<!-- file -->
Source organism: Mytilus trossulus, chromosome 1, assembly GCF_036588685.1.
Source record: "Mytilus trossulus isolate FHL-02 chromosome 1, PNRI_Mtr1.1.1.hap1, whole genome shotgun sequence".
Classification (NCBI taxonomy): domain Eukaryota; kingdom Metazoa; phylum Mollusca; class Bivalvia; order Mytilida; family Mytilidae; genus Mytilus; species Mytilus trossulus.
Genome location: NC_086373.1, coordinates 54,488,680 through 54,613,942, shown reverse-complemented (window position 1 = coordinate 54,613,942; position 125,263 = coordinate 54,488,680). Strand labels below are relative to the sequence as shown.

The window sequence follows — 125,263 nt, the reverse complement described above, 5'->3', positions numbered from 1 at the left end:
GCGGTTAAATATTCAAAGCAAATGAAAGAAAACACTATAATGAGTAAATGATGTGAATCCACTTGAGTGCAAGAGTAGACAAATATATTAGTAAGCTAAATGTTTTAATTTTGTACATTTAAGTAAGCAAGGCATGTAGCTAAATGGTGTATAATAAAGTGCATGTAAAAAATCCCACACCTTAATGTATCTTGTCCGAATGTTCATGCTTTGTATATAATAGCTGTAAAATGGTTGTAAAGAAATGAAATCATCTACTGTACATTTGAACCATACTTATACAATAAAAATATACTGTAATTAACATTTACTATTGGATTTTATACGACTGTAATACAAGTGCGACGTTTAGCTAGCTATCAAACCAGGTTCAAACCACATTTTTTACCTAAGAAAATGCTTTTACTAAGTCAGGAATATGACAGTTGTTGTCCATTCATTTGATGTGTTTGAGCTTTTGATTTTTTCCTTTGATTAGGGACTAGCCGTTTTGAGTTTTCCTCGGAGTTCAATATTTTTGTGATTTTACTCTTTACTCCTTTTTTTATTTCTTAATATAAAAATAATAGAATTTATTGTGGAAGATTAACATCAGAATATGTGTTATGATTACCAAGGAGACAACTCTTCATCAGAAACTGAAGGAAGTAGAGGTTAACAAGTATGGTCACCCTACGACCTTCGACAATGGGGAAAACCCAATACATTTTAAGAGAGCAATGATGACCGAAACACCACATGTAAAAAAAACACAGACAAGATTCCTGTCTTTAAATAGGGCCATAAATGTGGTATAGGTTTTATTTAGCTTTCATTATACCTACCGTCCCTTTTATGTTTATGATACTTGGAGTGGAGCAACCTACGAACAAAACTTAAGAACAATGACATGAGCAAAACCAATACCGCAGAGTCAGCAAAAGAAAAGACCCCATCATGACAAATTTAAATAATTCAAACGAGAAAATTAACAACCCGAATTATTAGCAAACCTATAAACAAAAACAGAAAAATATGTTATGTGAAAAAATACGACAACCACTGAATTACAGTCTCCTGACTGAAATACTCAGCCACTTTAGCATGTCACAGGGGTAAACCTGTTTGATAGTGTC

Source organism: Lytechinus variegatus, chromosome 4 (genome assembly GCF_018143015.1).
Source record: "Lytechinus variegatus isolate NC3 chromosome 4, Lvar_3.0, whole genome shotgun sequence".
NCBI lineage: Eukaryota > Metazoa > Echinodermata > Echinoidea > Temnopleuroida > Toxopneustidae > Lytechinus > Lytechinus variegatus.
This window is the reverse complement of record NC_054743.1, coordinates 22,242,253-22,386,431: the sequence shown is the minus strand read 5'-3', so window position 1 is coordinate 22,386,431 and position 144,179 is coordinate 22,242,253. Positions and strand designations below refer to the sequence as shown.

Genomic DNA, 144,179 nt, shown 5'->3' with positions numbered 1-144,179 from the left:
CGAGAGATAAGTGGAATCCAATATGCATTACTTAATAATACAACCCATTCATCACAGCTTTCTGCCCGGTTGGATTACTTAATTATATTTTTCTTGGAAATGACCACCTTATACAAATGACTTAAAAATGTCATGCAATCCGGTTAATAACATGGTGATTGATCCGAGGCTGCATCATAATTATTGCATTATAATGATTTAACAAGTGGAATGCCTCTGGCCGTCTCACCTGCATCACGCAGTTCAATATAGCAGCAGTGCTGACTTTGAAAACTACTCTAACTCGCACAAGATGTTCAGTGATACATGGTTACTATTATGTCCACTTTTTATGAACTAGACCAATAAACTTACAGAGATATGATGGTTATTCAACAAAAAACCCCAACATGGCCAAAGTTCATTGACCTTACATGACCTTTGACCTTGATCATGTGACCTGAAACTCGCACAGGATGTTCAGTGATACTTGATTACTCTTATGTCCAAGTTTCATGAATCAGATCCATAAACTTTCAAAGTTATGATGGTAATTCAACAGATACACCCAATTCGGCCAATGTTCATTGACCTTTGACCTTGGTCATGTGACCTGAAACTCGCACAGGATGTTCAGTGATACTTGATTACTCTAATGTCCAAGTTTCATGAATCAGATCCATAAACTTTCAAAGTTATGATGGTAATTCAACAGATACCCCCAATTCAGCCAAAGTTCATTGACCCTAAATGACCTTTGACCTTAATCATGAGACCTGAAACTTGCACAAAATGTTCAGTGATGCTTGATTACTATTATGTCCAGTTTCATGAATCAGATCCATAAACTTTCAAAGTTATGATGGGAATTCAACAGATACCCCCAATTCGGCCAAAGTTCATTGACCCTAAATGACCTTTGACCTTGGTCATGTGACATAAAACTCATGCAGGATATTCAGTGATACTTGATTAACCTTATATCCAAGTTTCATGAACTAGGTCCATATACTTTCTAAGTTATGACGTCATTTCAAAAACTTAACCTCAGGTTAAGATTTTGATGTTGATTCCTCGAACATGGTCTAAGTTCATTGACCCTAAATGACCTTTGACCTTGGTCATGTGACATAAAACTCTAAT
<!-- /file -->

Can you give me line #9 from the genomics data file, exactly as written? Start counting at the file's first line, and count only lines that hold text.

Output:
NCBI lineage: Eukaryota > Metazoa > Echinodermata > Echinoidea > Temnopleuroida > Toxopneustidae > Lytechinus > Lytechinus variegatus.